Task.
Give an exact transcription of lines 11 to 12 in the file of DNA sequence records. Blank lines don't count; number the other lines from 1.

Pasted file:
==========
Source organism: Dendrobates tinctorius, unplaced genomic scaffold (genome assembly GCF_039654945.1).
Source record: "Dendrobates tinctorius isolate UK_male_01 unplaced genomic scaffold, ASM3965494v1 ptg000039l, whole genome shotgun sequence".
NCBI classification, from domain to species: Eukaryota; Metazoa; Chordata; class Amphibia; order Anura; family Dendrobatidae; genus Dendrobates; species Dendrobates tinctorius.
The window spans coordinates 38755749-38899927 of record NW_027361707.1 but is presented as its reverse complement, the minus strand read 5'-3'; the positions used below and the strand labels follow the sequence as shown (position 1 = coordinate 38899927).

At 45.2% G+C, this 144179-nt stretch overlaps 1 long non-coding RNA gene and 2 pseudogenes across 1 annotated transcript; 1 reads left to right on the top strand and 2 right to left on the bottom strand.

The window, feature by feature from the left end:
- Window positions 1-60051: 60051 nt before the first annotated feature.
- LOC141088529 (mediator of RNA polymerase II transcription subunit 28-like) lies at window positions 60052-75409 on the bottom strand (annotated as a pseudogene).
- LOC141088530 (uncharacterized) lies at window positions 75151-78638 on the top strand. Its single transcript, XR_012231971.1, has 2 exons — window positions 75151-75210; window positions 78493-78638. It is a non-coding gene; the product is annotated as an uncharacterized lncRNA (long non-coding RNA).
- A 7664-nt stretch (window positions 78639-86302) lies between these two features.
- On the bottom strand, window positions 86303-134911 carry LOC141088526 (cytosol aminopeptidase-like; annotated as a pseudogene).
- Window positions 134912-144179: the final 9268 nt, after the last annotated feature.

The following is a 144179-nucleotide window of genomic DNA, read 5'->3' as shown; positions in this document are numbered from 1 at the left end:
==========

- On the bottom strand, window positions 86303-134911 carry LOC141088526 (cytosol aminopeptidase-like; annotated as a pseudogene).
- Window positions 134912-144179: the final 9268 nt, after the last annotated feature.